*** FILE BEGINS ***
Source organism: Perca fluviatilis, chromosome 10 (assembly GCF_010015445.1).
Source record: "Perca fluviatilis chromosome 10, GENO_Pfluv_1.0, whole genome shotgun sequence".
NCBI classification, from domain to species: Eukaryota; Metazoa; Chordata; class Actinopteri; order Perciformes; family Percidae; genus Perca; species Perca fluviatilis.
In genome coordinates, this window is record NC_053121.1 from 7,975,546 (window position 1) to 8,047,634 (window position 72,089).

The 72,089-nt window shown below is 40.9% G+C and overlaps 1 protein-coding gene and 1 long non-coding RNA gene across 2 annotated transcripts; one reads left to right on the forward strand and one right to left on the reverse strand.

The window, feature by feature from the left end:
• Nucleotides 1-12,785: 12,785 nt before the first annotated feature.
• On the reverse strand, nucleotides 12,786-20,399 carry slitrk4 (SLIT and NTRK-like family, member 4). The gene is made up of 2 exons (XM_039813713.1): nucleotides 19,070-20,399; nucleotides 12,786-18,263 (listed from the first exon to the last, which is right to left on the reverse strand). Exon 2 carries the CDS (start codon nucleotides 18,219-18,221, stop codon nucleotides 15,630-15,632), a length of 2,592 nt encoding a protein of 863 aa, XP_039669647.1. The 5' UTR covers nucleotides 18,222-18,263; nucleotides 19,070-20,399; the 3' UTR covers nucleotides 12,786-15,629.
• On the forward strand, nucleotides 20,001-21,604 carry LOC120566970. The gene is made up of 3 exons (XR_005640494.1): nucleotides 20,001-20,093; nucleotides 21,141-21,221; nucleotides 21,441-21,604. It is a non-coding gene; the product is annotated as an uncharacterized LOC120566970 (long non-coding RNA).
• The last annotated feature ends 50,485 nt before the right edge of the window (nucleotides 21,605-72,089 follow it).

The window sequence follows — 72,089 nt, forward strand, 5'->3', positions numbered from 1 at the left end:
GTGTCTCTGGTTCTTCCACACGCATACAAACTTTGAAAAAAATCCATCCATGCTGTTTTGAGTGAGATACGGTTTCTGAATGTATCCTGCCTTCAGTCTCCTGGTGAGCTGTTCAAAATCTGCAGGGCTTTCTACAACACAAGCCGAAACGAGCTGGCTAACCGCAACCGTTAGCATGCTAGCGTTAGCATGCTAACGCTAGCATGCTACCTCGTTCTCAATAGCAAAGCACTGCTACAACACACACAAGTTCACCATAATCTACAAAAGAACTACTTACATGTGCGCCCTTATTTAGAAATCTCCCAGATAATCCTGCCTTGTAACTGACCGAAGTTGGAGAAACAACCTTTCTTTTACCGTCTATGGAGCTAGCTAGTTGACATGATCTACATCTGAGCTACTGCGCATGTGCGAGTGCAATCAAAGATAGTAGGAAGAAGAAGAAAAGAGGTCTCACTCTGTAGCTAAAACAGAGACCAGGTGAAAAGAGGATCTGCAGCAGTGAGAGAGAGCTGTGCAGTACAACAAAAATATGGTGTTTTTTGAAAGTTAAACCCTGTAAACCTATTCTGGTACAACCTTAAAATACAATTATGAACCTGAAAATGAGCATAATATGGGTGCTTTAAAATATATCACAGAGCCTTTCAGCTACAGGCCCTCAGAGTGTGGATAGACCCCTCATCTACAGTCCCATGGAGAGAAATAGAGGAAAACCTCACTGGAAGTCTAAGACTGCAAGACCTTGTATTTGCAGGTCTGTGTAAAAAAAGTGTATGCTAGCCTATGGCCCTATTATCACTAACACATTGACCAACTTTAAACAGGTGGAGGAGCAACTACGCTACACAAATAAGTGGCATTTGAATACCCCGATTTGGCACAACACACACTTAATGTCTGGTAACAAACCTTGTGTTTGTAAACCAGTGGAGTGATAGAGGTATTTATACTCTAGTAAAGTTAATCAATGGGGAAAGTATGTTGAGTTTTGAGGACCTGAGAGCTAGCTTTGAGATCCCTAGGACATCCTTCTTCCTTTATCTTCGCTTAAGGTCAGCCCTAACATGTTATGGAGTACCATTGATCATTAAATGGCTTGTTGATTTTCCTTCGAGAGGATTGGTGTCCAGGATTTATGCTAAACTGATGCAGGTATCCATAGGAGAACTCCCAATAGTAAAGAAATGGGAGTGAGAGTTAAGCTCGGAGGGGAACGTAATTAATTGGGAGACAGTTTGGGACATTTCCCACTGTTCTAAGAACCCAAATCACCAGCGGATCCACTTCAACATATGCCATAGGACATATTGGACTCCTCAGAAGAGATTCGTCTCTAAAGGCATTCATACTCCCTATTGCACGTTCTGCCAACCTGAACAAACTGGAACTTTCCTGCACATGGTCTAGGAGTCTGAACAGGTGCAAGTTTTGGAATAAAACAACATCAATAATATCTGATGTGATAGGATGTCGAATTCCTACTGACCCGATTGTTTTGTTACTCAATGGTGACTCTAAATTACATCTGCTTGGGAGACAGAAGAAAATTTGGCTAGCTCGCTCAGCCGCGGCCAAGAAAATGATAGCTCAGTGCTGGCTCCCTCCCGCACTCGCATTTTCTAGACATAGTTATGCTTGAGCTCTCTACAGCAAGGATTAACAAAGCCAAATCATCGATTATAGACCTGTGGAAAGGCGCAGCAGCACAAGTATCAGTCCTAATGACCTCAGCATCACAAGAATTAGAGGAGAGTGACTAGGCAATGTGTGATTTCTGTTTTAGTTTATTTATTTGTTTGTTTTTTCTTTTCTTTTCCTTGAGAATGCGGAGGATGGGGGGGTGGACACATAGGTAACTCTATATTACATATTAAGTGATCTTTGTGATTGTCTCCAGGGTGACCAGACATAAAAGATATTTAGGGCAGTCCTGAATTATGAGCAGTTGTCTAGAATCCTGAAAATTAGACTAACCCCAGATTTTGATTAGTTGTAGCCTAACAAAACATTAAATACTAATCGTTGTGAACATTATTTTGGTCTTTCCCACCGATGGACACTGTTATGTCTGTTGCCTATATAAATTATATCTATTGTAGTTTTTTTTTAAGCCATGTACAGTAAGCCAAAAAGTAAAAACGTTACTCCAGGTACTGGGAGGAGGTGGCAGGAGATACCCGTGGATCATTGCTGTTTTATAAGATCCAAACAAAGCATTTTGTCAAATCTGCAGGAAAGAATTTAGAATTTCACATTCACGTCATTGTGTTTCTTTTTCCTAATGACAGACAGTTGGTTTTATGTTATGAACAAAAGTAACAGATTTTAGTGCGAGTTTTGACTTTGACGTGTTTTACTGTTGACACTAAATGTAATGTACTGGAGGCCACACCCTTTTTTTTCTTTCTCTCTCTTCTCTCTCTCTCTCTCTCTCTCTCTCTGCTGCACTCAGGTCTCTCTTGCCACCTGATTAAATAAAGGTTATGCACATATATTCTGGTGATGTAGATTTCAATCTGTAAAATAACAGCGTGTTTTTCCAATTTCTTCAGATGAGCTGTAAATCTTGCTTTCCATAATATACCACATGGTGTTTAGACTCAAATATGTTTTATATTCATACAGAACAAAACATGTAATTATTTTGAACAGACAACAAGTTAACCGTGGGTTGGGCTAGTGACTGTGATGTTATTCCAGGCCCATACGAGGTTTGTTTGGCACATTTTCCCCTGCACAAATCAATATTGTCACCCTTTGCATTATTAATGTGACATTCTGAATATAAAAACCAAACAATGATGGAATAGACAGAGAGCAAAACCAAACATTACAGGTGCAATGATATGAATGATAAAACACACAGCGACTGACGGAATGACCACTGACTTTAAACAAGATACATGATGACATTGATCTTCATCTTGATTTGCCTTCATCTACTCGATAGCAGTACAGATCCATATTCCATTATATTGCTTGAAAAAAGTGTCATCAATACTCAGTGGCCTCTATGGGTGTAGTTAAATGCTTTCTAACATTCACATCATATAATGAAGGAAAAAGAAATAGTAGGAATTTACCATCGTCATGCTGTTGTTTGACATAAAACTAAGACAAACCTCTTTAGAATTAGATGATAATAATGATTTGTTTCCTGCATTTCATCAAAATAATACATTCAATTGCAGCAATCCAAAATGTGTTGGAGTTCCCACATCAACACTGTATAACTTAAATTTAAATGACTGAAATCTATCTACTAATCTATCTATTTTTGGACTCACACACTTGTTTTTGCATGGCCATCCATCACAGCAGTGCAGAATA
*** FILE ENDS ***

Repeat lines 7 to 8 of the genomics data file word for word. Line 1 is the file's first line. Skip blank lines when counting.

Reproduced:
• Nucleotides 1-12,785: 12,785 nt before the first annotated feature.
• On the reverse strand, nucleotides 12,786-20,399 carry slitrk4 (SLIT and NTRK-like family, member 4). The gene is made up of 2 exons (XM_039813713.1): nucleotides 19,070-20,399; nucleotides 12,786-18,263 (listed from the first exon to the last, which is right to left on the reverse strand). Exon 2 carries the CDS (start codon nucleotides 18,219-18,221, stop codon nucleotides 15,630-15,632), a length of 2,592 nt encoding a protein of 863 aa, XP_039669647.1. The 5' UTR covers nucleotides 18,222-18,263; nucleotides 19,070-20,399; the 3' UTR covers nucleotides 12,786-15,629.